This is the first entry in a series entitled “Games with Sam” in which I review games from the context of playing with a pre-school-aged child. We will explore his reactions to the game as well as develop skills that are gained from the experience.
“Blossom Tales: The Sleeping King” is a 2D top-down-view adventure game that harkens to the days of Zelda. Every component is an homage to Zelda few other games can not espouse. Opening with another homage to “The Princess Bride”, a brother and sister are being told the story of “The Sleeping King” by their grandfather. This presents a fascinating technique of story-telling where some parts of the story are “customized” by the choices of the brother or sister or, sometimes, by you playing a mediator between the two. You explore an over-world of Blossom referred to Hyrule all but in name. There are humorous tongue-in-cheek references sprinkled throughout the game to give the adult in the room a chuckle for the recognition and the child a chuckle from proximity. Finding items, exploring dungeons, solving puzzles, and defeating bosses offer a nice harmony of action, exploration, and problem-solving to youthful and hungry minds.
The puzzles vary and intermix between fast-paced combat puzzles and slow-paced moving-blocks puzzles which in combination is a nice balance between hand-eye coordination and problem-solving.
Sam was keen on the environmental puzzles that involved using items found, such as bombing cracked walls or lighting torches by shooting arrows through flames. He often referred to past parts of the dungeons becoming available after gaining a new item or key.
Although there are few dungeons, they each have a unique style and “feel”. All had similar puzzle elements whose mechanics change by the “biome”. For example, a sliding block puzzle in the “swamp” dungeon would be solved by sliding it one space at-a-time, whereas, on the “ice” dungeon, the blocks would slide on the ice until it hit an obstruction. None of these puzzles were difficult for an adult, however, they all had simple mechanics which made it accessible and sometimes solvable to Sam.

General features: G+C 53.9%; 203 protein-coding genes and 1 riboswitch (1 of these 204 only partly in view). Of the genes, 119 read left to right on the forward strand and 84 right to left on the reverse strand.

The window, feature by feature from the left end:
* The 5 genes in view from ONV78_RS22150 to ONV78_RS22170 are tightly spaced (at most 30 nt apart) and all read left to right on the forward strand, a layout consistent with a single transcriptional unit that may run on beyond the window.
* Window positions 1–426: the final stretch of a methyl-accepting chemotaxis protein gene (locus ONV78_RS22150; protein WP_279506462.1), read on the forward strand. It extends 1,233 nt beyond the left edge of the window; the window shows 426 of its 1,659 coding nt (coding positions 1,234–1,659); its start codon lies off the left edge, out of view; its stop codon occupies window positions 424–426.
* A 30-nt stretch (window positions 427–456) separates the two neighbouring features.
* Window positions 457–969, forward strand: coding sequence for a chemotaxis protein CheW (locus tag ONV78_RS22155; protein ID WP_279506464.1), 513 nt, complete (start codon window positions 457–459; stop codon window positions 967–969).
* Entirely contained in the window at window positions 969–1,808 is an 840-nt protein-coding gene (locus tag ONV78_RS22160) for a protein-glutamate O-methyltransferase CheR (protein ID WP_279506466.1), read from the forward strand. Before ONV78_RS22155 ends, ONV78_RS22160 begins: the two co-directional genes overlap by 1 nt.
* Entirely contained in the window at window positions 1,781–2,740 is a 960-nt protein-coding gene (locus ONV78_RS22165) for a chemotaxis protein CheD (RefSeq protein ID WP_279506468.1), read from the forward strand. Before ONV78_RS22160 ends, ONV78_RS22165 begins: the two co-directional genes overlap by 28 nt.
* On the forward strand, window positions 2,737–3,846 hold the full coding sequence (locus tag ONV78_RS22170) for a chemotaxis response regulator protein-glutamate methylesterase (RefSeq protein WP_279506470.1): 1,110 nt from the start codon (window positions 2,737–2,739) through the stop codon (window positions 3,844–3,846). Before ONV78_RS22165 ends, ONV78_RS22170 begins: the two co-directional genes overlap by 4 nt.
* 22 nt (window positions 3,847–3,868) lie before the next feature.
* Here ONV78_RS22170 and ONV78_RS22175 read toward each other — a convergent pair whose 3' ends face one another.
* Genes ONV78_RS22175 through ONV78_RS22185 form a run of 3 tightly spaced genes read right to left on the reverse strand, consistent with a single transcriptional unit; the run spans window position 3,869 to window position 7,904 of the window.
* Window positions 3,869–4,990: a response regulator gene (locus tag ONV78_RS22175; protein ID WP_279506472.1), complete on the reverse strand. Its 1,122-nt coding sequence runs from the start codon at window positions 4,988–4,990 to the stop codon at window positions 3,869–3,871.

Boss battles also have small problem-solving skills required for defeating, involving an item found in that boss’ dungeon. None of the “monsters” in this game were frightening to Sam. In a particular instance where some trees had been corrupted by the main antagonist, Sam was eager to “help” them get free of the evil influence, rather than destroy them. Usage of weapons by the protagonist such as a sword, bow-and-arrow, and bombs are abundant, yet there is no gore.
The save system is generous with progress. It saves the game state on every screen transition and when returning to the game it will enter a small story sequence to remind you of your current aim. This makes it great for short gaming sessions since some dungeons are long.
To wrap up on a very pleasant play through, I highly recommend this for playing with a young child (no younger than 4). “Blossom Tales” is much less cryptic than the typical Zelda-esque games where reading comprehension can be a barrier to pre-school aged kids. There were a plethora of visual cues to show where to go and how to solve the puzzles, and I was pleasantly surprised how little dialogue they used for this purpose. It is slightly derivative, however, it offers quite a lot of charm and the graphics and sound effects are evocative for adult and child alike.
Most skills are engaged and reactions are noticeable. Recommended.
- Spacial Awareness: 4⁄5
- Memory Skills: 3⁄5
- Hand-eye Coordination: 2⁄5
- Problem Solving: 4⁄5
- Reading Skills: 2⁄5
- Entertainment: 4⁄5
- Appropriateness: 3⁄5
Reviewed on the PC version through Steam.
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